George Urban, Jr. steadily increased the scope of his business activities being instrumental in the incorporation of the Buffalo Loan, Trust & Safety Deposit Company, where he would serve as vice-president and later as president for many years.
The Urbans commitment and community involvement also branched out into the political arena. Although never holding a political office, their influence was well established in the community. George Urban, Jr., a staunch Republican, served as chairman of the Erie county Republican committee between 1892 and 1895 and treasurer for nine years. In 1884 he was a delegate to the Republican National convention and was a presidential elector in 1896 for William McKinley and in 1900 for Theodore Roosevelt.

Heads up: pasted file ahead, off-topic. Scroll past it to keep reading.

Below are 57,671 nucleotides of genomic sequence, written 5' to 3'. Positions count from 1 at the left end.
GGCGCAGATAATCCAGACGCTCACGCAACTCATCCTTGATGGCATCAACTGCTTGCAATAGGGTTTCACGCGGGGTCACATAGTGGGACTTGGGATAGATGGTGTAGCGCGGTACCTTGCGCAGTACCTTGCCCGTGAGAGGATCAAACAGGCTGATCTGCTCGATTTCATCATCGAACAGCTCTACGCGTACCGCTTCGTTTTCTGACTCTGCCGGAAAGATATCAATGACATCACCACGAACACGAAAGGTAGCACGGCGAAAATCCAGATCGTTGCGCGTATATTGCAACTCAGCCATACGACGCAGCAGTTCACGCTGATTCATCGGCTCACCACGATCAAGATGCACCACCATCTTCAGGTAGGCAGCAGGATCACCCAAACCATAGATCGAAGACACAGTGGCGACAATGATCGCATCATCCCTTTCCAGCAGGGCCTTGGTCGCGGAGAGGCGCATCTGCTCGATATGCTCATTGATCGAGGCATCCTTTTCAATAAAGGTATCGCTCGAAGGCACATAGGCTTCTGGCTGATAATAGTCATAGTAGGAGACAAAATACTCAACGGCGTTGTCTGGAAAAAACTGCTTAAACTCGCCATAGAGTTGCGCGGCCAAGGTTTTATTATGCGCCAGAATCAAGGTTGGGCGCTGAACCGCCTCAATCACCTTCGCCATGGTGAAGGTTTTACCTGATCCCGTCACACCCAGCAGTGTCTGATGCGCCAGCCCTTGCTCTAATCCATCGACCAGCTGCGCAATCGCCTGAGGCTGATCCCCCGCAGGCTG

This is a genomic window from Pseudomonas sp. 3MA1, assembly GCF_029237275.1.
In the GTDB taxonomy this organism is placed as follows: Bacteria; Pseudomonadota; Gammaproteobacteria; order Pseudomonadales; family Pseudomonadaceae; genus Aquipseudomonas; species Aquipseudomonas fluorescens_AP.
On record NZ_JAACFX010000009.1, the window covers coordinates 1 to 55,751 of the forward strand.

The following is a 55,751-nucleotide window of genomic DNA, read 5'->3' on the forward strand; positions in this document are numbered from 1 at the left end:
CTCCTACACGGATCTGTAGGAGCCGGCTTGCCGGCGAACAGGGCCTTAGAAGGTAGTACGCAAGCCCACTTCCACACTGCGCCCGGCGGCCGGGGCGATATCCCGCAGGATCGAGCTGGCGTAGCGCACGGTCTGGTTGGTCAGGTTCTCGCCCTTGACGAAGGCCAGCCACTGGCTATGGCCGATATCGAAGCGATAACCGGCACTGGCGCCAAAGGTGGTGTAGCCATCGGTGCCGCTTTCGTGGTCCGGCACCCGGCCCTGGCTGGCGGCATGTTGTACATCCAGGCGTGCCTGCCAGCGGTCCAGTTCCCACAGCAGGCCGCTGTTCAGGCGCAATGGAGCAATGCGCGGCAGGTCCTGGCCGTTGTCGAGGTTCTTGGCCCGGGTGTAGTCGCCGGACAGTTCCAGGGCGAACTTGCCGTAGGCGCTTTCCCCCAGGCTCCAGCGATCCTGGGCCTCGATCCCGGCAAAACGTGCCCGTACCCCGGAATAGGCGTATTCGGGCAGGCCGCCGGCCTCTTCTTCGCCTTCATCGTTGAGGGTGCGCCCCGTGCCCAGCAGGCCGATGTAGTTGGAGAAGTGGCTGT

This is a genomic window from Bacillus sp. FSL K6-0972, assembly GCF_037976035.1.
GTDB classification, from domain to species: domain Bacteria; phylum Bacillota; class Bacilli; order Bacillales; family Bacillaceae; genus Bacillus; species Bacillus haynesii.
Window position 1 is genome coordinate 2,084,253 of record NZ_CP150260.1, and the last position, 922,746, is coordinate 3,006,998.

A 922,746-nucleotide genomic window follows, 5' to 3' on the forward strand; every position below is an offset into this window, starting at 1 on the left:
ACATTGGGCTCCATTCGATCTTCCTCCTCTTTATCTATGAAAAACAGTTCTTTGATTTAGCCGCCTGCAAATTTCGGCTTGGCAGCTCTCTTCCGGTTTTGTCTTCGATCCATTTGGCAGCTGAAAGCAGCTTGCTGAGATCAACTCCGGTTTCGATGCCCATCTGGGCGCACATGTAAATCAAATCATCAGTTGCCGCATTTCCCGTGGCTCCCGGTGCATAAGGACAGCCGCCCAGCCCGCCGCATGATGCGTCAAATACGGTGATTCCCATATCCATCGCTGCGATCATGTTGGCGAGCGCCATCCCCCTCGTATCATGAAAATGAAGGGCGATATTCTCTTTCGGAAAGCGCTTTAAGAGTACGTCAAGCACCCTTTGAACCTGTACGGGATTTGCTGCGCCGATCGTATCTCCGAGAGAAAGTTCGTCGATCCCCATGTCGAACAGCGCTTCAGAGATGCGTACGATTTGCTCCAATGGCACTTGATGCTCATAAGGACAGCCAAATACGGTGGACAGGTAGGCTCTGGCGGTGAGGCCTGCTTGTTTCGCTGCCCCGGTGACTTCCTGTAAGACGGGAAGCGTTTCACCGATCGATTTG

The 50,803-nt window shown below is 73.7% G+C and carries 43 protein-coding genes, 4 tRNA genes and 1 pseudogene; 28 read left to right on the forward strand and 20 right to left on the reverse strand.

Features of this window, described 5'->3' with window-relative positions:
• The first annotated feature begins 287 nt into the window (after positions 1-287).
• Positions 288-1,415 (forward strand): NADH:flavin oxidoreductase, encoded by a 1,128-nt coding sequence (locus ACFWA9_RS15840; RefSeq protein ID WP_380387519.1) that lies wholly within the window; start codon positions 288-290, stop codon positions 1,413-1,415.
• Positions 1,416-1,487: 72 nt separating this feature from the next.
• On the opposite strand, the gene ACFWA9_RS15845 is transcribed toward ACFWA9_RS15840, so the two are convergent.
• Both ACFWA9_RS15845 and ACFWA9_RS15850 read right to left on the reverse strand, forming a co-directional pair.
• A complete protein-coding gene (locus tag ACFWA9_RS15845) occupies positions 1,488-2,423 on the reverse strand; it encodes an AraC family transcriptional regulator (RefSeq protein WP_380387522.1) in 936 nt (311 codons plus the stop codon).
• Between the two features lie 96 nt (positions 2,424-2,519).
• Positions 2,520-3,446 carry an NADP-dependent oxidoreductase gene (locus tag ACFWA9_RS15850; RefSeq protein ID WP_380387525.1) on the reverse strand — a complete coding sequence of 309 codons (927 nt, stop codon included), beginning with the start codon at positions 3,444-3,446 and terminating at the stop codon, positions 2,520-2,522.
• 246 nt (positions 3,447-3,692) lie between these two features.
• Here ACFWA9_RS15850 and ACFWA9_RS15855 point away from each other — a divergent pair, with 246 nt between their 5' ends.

During the 1880s a surprising relationship between George Urban, Jr. and Grover Cleveland, the Democratic sheriff, mayor and governor from Buffalo would develop. It began through mutual acquaintances in the flour milling business and culminated when George Urban, Jr. purchased land from Cleveland on what is now Urban and Kehr Streets, Buffalo New York. The Urbans built a small mill there which eventually became the family mill. Members of the group who gathered in 1882 at the Urban Estate, to promote Grover Cleveland as President of the United States would become the nucleus of a strong committee to support Cleveland. In 1883, Cleveland came to Buffalo to make an address and was invited to a picnic at the Pine Ridge Road estate. It was there that Gerhard Lang raised a glass and toasted, “Here’s to Grover Cleveland, our next president.” Of the forty people there, only Cleveland was surprised. George Urban, Jr. although refused to cross party lines to support Grover Cleveland they remained firm friends with him despite his failure to endorse him.